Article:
Sreymay is 12 years old and has two sisters and one brother. She lives with them and her mother as her father has mental health problems and does not live at home and therefore does not bring any income to the family. Her mother works at the local market selling vegetables and her older sister gave up school to get a job as they needed the money and now works in a garment factory. It costs her mother just over $3 a week to send her to school ( although all schooling should be free ) which is about £1.90. With the money available I will buy her a bike which she wants so she doesn’t have to walk to school and give her a little each week to help pay for her schooling. Sreymey enjoys school and would like to go to University one day so she can get a good job and support her family.

Their home is close to that of a relative as they had to move from where they used to live as they could not afford the rent of $10 a month (£6.30). This is where Sreymey, her two sisters, bother, and mother live. Take a bit of time to look at it as I find it hard to comprehend that this is how people live. After living and working here for 18 months it is still a shock and a challenge to accept such things…..But the money given will REALLY make a difference and is greatly appreciated. P1060915P1060908          P1060906P1060912P1060911

The bike can also be used by her mother who gets up at 3.am each morning to go to the market and buy the best vegetables available. When I asked if she worked every day she gave me a wry smile and said of course, how could she afford not to? So the money that has been donated will go a long way to making a big difference to one family.

Sunny Smiley Sundays

Towards the end of last year the rains came down here in Cambodia. Many areas were flooded including a lot of the slums in Phnom Penh. Still keeping in touch with one of the slums I used to work with I was able to distribute food and shelter, with the help of some friends, to some of those most affected. The money used for this was donated by a benefactor from the Isle of Wight.

Maybe not your traditional church

Maybe not your traditional church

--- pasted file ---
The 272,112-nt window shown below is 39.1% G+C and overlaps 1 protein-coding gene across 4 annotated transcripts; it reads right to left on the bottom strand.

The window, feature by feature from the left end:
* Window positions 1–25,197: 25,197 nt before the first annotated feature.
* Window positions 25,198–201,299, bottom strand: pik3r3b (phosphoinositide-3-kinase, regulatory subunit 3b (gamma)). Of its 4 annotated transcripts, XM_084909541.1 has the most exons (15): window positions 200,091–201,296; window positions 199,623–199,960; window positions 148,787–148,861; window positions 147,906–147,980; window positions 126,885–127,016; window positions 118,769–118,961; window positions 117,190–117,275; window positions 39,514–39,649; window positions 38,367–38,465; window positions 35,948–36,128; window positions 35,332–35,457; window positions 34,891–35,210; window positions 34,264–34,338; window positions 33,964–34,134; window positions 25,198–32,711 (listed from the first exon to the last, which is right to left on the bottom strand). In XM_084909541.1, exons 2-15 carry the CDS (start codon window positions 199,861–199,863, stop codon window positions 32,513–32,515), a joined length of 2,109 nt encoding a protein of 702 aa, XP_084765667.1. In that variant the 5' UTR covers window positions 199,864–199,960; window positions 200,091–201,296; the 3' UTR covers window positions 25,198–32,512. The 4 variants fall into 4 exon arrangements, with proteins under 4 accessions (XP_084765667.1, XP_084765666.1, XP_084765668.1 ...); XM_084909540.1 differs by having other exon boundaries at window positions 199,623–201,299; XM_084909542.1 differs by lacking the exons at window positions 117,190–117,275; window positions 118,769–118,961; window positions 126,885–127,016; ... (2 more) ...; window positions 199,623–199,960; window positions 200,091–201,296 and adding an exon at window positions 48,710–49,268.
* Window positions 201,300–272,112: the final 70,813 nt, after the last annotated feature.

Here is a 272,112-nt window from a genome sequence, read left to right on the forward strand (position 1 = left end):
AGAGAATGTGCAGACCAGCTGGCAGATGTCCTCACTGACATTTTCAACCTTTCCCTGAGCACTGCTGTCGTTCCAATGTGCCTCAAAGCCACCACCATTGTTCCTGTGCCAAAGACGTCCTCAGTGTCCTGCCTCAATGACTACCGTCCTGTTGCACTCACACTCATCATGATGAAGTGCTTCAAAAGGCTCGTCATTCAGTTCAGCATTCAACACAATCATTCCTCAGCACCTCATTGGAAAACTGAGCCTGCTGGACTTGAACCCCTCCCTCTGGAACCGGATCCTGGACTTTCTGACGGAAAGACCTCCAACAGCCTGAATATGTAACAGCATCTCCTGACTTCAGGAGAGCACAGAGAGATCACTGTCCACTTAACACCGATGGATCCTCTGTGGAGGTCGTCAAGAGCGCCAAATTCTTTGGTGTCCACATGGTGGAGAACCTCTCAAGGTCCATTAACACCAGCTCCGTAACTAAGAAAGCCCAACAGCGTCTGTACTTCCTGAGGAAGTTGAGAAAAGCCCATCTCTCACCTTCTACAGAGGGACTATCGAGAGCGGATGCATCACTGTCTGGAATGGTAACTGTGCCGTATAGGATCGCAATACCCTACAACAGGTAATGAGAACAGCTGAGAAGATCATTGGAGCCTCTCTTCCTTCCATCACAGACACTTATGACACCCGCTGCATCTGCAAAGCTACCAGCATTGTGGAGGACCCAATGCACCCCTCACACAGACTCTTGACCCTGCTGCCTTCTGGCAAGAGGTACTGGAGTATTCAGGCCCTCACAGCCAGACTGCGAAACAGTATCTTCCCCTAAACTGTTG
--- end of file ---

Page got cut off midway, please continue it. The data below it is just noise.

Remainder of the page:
One of those who helped felt called to start an outreach here so every Sunday afternoon he will go into the slum with some Khmer friends to translate for him and tell the villagers about The Gospel. He has rented a house that is also used as a home for a young couple and is used for English classes of which nearly 100 now attend the two classes that are given most days.

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There were about 70 people present last Sunday and maybe nearly thirty children……..not bad for a new church.

Sunday School for the small ones......

It is good to remember that it was the awful flooding that first brought him here and from that terrible situation ( more than 165 people lost their lives to the flooding last year ) he is now able to help tell others that their is real Hope in this world.

Sunday

Sunday…..

.......school

…….school

I

I

am

am

happy !!

happy !!

Good sound advice....

Good advice….

It is quite ironic that it is the walls that surround this house that were being used as a “whiteboard” for the English lessons that are now being given to the pupils inside this building……

.....this is progress

…..this is progress

Christmas Supplies From The Isle of Wight

Well it certainly won’t be a white Christmas for us this year. It was hoped that we would return to England for Christmas, but it wasn’t to be…..Parts of Cambodia are experiencing their coldest snap for more than 30 years, but not quite cold enough for snow !

The other day we were surprised to receive a package that had been delivered to our good friends Dave and Ester. P1050928 It was a box of goodies from back home as a treat for us over Christmas. To many the goods would not seem very exciting- a local newspaper, some cycling magazines, a box of cereal, coffee, some (lots) of chocolate, a calender and a special gift from Ireland…plus other small gifts but it was a real surprise and the gifts are greatly appreciated. The calender is from the Isle of Wight and it is nice to see pictures of England’s green and pleasant land.P1050936P1050945